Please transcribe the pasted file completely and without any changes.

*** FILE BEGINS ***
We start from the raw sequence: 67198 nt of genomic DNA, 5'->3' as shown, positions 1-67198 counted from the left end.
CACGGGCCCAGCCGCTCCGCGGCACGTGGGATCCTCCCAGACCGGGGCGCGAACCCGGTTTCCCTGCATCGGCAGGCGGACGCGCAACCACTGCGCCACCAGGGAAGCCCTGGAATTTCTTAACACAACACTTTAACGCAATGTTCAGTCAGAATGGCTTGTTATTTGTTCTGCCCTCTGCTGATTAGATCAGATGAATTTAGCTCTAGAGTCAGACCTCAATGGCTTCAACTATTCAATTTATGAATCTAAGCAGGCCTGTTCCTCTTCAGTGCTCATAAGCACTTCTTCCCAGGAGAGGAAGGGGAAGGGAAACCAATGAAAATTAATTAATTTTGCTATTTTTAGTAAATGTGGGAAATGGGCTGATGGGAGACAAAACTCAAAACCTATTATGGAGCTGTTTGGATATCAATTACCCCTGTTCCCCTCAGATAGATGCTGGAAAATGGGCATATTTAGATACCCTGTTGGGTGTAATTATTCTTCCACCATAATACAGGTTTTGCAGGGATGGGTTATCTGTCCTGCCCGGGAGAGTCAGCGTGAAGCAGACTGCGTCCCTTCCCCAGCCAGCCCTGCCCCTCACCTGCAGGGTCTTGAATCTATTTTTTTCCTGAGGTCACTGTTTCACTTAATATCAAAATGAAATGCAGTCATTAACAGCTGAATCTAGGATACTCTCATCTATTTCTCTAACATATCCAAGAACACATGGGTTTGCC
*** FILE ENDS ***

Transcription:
We start from the raw sequence: 67198 nt of genomic DNA, 5'->3' as shown, positions 1-67198 counted from the left end.
CACGGGCCCAGCCGCTCCGCGGCACGTGGGATCCTCCCAGACCGGGGCGCGAACCCGGTTTCCCTGCATCGGCAGGCGGACGCGCAACCACTGCGCCACCAGGGAAGCCCTGGAATTTCTTAACACAACACTTTAACGCAATGTTCAGTCAGAATGGCTTGTTATTTGTTCTGCCCTCTGCTGATTAGATCAGATGAATTTAGCTCTAGAGTCAGACCTCAATGGCTTCAACTATTCAATTTATGAATCTAAGCAGGCCTGTTCCTCTTCAGTGCTCATAAGCACTTCTTCCCAGGAGAGGAAGGGGAAGGGAAACCAATGAAAATTAATTAATTTTGCTATTTTTAGTAAATGTGGGAAATGGGCTGATGGGAGACAAAACTCAAAACCTATTATGGAGCTGTTTGGATATCAATTACCCCTGTTCCCCTCAGATAGATGCTGGAAAATGGGCATATTTAGATACCCTGTTGGGTGTAATTATTCTTCCACCATAATACAGGTTTTGCAGGGATGGGTTATCTGTCCTGCCCGGGAGAGTCAGCGTGAAGCAGACTGCGTCCCTTCCCCAGCCAGCCCTGCCCCTCACCTGCAGGGTCTTGAATCTATTTTTTTCCTGAGGTCACTGTTTCACTTAATATCAAAATGAAATGCAGTCATTAACAGCTGAATCTAGGATACTCTCATCTATTTCTCTAACATATCCAAGAACACATGGGTTTGCC